iijg research

2006 | Sephardic DNA | Destroyed Communities | 2007 | Darbenai Kinship | 2008 | Ancona Networks | Sephardic Elites | Cervera Archives | 2009 | Riga Registers | Hungarian Protocols | 2010 |Hungarian Families | 2011 | Hapsburg Families Spanish Extremadura | 2012 | Piotrków Trybunalski | 2013 | Jews of Pinczow  | Jews, Frankists and Converts  |  Jewish Community of Tarrega | 2014 |Vienna’s Jewish Upper Class | Hispano-Jewish Onomastics | 2015 | Modern Genealogy of Polish Jews | Reading Between the Lines |

The Notarial Archive of Cervera, Catalonia: a source for the study of Jewish genealogy, migrations and life in the Middle Ages

Cervera is a Spanish Catalan town with a rich cultural and Jewish past. From the beginning of the 14th century there was an established Jewish community, which survived the Black death (1348-49) and various restrictions imposed on it by the nobility and the Church, but not the Expulsion in 1492. Well-known historians have done interesting work on specific subjects covering short periods of time of the life of the Jews in Cervera but until now there has been no extensive study of this important medieval Jewish community, utilizing primary sources.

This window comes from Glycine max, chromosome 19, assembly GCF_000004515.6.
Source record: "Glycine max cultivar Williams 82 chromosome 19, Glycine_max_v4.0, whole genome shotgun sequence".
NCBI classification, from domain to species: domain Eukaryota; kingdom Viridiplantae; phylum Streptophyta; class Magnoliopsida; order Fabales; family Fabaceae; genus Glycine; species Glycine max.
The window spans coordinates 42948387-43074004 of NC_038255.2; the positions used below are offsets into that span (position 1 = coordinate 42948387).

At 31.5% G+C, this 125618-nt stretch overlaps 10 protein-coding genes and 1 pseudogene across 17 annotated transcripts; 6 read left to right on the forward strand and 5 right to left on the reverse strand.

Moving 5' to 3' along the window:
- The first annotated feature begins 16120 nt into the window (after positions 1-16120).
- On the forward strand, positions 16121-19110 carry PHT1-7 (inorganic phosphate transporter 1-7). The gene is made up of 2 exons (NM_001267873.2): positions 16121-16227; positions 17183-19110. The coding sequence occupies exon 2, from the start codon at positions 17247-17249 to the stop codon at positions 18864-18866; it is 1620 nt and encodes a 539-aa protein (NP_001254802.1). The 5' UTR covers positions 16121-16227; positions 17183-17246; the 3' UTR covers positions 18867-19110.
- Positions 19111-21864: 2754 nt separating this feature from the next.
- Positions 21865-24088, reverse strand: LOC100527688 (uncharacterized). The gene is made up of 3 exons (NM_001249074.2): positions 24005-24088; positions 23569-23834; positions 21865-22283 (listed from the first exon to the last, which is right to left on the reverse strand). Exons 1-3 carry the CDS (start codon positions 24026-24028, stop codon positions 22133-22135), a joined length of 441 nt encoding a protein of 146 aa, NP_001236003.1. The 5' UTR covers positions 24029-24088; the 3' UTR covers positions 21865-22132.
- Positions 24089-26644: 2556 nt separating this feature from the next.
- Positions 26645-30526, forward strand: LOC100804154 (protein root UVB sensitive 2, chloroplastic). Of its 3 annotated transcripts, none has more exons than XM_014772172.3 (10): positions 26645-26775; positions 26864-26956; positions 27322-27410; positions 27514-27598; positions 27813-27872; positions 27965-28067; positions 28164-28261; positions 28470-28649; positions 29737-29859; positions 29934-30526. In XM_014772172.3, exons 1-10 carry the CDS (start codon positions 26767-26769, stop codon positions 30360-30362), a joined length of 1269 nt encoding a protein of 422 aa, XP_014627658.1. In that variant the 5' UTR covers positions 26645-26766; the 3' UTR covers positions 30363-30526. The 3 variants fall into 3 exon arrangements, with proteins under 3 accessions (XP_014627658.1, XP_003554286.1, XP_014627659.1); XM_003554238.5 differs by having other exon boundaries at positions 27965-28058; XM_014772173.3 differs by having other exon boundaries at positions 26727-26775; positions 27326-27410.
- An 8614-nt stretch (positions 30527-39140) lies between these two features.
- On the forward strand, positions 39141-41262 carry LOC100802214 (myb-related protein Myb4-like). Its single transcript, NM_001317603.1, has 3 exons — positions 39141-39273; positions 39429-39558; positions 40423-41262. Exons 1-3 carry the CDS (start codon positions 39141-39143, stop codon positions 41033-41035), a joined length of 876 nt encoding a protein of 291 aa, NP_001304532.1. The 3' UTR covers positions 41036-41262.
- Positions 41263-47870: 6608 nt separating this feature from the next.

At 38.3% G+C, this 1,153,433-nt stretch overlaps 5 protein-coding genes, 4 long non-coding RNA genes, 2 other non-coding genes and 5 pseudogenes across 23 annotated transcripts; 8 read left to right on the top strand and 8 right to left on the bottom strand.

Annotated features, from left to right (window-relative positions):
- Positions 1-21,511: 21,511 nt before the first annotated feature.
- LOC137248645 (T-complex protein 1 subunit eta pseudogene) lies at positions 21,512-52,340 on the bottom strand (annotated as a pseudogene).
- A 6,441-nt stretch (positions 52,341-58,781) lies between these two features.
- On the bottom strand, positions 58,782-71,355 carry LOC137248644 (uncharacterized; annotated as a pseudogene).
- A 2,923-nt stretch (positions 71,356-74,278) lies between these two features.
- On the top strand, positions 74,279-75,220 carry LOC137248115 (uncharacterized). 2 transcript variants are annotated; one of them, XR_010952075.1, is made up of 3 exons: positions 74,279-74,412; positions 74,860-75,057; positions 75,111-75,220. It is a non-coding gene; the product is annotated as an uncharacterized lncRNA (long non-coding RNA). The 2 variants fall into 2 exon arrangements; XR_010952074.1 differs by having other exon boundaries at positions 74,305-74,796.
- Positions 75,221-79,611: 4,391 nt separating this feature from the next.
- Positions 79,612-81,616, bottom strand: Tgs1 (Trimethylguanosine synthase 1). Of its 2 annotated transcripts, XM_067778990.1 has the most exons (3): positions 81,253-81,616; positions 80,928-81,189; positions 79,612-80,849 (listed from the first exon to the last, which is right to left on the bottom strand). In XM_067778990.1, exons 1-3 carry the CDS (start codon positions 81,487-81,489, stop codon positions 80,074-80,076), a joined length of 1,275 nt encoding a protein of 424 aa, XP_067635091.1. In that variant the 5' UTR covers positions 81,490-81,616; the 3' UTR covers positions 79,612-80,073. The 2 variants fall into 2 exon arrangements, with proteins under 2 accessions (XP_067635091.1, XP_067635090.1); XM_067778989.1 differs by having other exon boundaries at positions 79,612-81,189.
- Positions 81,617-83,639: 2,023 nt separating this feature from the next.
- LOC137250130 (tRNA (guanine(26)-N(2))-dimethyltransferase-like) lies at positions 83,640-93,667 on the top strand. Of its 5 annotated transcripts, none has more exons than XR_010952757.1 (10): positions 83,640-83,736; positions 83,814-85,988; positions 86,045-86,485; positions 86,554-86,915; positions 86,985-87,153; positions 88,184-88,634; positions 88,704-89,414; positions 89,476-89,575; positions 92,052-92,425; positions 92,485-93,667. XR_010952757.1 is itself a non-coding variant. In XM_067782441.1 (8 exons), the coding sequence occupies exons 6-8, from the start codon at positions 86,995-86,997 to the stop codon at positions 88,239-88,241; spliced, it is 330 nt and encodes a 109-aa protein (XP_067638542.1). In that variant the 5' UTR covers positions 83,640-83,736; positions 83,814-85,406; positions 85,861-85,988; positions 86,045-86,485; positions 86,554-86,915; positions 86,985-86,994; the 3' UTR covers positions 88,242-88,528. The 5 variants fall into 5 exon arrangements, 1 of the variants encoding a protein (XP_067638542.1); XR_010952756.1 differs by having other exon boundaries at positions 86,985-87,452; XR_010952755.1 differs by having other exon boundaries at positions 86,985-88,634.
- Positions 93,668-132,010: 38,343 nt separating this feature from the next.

The present research project, proposed by Maria Jose Camps Surribas of Barcelona, will examine the period from the 14th to the 16th centuries, utilizing the Notarial Archive of Cervera, a new and exciting source. It will look in depth at the town’s Jewish population from three principal perspectives:

  1. Historical Genealogy – all Jewish families referred to in the archive will be traced, from the earliest documents (14th. century) onwards.
  2. Onomastics – the names of the Jews and Conversos appearing in those documents will be studied.
  3. Migration Studies – Cervera was a important crossroad on the routes leading from France, Barcelona and Girona to Lleida, Zaragoza and the rest of Spain. Many Jews coming from France and various locations in Spain settled in Cervera – and, conversely, Jews from the town moved on elsewhere.

Click here for the final report on this project

Click here for a description and evaluation of this project, as published by Dr. Jeffrey S. Malka in AVOTAYNU, xxvii, 1 (Spring 2011), pp. 47-49.